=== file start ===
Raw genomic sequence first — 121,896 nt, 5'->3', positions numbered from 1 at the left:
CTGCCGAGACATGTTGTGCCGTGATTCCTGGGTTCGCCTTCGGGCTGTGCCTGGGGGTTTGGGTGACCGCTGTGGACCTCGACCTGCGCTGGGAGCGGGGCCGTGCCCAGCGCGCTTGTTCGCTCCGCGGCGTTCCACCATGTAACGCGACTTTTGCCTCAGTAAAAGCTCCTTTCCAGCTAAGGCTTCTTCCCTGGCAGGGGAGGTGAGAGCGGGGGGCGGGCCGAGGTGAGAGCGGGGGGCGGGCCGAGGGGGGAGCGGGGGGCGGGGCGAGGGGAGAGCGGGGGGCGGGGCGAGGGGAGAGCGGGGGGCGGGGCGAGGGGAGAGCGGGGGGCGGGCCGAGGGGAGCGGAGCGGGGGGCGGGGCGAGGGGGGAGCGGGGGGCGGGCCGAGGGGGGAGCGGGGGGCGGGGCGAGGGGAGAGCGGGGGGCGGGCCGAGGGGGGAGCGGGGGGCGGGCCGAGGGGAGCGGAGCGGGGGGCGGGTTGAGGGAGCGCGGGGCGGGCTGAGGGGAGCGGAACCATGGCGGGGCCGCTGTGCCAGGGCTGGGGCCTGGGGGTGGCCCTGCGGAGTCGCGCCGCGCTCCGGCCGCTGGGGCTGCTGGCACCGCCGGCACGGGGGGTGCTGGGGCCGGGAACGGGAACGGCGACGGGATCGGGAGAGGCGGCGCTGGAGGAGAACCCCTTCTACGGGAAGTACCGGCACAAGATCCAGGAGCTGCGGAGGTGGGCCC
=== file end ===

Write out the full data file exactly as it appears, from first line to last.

Raw genomic sequence first — 121,896 nt, 5'->3', positions numbered from 1 at the left:
CTGCCGAGACATGTTGTGCCGTGATTCCTGGGTTCGCCTTCGGGCTGTGCCTGGGGGTTTGGGTGACCGCTGTGGACCTCGACCTGCGCTGGGAGCGGGGCCGTGCCCAGCGCGCTTGTTCGCTCCGCGGCGTTCCACCATGTAACGCGACTTTTGCCTCAGTAAAAGCTCCTTTCCAGCTAAGGCTTCTTCCCTGGCAGGGGAGGTGAGAGCGGGGGGCGGGCCGAGGTGAGAGCGGGGGGCGGGCCGAGGGGGGAGCGGGGGGCGGGGCGAGGGGAGAGCGGGGGGCGGGGCGAGGGGAGAGCGGGGGGCGGGGCGAGGGGAGAGCGGGGGGCGGGCCGAGGGGAGCGGAGCGGGGGGCGGGGCGAGGGGGGAGCGGGGGGCGGGCCGAGGGGGGAGCGGGGGGCGGGGCGAGGGGAGAGCGGGGGGCGGGCCGAGGGGGGAGCGGGGGGCGGGCCGAGGGGAGCGGAGCGGGGGGCGGGTTGAGGGAGCGCGGGGCGGGCTGAGGGGAGCGGAACCATGGCGGGGCCGCTGTGCCAGGGCTGGGGCCTGGGGGTGGCCCTGCGGAGTCGCGCCGCGCTCCGGCCGCTGGGGCTGCTGGCACCGCCGGCACGGGGGGTGCTGGGGCCGGGAACGGGAACGGCGACGGGATCGGGAGAGGCGGCGCTGGAGGAGAACCCCTTCTACGGGAAGTACCGGCACAAGATCCAGGAGCTGCGGAGGTGGGCCC